We've created this page in response to frequently asked questions from our new kitten owners. One of the most common questions we get is in regards to how to feed your kitten. In response to that we recommend feeding your kitten 2-3 times daily with raw/canned food and having dry kibble available as well as clean fresh water AT ALL TIMES.
In our home your kitten has been fed Eukeneuba dry which we have found to contain all necessary ingredients to meet the nutritional needs of our cats. Until your kitten reaches 12 months it is necessary to feed the kitten formula and then switch to an adult formula of the Eukeneuba dry. We have tried many brands of dry food here at Ontario Siberians but many contain gluten and fillers that are known causes of later health problems in felines. Please stay away from any foods containing gluten, including canned foods.
There are canned foods that do not contain the gluten which are fancy feast (classics), whiskas, market select cups etc. More expensive brands such as Blue or Wellness are also great. In our home we like to feed a combination of real meat and canned. The meats which we recommend feeding are ground beef, chicken, hearts, livers, tripe. You can feed a version of this raw as well but it is then highly recommended that you start a raw diet immediately as an older cat will not take easily to the change from lightly cooked to raw. Remember to always look at labels and read ingredients. Cats are carnivores. They need real meat. Real meat should ALWAYS be the FIRST ingredient for optimal health.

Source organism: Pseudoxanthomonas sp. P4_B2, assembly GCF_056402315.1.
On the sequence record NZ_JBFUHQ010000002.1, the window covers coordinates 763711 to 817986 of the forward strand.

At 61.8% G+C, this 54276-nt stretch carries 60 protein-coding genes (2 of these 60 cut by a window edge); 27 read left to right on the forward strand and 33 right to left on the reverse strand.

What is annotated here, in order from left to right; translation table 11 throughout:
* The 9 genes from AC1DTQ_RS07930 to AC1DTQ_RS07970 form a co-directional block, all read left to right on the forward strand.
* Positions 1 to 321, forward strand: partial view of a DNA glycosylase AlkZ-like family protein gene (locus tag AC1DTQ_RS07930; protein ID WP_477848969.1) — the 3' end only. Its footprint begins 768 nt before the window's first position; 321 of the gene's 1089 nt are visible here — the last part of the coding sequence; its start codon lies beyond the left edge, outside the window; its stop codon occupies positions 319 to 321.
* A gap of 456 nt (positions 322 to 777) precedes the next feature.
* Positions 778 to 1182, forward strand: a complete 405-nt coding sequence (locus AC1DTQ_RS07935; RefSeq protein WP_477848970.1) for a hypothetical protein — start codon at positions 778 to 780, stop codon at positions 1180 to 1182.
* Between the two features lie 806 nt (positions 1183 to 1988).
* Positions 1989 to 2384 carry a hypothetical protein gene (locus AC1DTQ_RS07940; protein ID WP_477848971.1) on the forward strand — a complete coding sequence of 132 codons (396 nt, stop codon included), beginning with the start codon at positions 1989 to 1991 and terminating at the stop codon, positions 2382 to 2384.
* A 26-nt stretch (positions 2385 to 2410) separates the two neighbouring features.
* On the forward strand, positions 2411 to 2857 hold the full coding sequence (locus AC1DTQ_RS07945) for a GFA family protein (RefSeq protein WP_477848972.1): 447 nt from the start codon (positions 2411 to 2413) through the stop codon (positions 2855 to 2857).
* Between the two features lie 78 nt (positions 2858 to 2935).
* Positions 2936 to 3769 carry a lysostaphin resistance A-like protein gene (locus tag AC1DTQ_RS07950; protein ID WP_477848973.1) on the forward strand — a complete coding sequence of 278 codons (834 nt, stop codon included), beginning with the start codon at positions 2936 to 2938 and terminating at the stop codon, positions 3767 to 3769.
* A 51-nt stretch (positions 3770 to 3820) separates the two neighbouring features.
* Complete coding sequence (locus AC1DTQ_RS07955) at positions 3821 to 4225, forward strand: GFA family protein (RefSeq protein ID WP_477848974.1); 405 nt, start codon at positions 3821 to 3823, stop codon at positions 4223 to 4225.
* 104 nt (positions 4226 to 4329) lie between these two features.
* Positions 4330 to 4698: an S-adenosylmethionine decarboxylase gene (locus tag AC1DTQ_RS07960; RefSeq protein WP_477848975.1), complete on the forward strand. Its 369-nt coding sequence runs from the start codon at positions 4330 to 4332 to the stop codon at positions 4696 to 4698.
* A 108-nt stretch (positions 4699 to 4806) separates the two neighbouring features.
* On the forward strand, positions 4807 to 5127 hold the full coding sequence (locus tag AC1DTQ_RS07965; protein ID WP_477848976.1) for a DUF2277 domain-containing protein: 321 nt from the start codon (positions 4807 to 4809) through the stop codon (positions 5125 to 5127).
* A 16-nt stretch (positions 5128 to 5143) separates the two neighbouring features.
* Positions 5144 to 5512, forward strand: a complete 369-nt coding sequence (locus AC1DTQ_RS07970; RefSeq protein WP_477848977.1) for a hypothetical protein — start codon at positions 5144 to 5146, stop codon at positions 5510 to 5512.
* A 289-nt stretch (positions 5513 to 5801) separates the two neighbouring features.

Introducing a new cat to resident cats:
If this is your second or third cat please read the following article on tips for successfully introducing a new kitten to your household:
Preventing scratching of furniture and draperies:
We highly recommend a large scratching post or cat tree for your new kitten. Scratching is both natural and necessary for cats. Introduce your kitten to the scratching post from the beginning and you will find they will not scratch your furniture. Scratching is not just a means of sharpening claws, it's a vital form of exercise that tones and strengthens the muscles. Even declawed cats go through the motions. It's instinctive.
We do not recommend or condone declawing. If you are not comfortable trimming your cats nails you can have it done professionally for a small fee. Trimming nails is not as hard as it may seem especially when you start doing this while they are young kittens. There are also claw caps available at your local pet store. They are soft plastic covers that are glued onto their claws that last 4-6 weeks.